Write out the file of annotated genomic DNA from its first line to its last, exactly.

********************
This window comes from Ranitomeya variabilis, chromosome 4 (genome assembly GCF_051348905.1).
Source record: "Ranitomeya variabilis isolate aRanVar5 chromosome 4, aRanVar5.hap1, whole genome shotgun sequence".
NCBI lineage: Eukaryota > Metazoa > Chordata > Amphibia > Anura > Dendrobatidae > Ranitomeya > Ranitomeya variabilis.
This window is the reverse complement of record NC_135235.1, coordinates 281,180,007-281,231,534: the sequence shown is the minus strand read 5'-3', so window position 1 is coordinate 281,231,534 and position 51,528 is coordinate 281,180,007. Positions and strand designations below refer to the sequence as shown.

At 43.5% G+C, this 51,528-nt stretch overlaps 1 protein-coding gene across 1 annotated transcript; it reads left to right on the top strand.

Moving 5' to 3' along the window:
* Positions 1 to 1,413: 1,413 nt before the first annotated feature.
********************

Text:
This window comes from Ranitomeya variabilis, chromosome 4 (genome assembly GCF_051348905.1).
Source record: "Ranitomeya variabilis isolate aRanVar5 chromosome 4, aRanVar5.hap1, whole genome shotgun sequence".
NCBI lineage: Eukaryota > Metazoa > Chordata > Amphibia > Anura > Dendrobatidae > Ranitomeya > Ranitomeya variabilis.
This window is the reverse complement of record NC_135235.1, coordinates 281,180,007-281,231,534: the sequence shown is the minus strand read 5'-3', so window position 1 is coordinate 281,231,534 and position 51,528 is coordinate 281,180,007. Positions and strand designations below refer to the sequence as shown.

At 43.5% G+C, this 51,528-nt stretch overlaps 1 protein-coding gene across 1 annotated transcript; it reads left to right on the top strand.

Moving 5' to 3' along the window:
* Positions 1 to 1,413: 1,413 nt before the first annotated feature.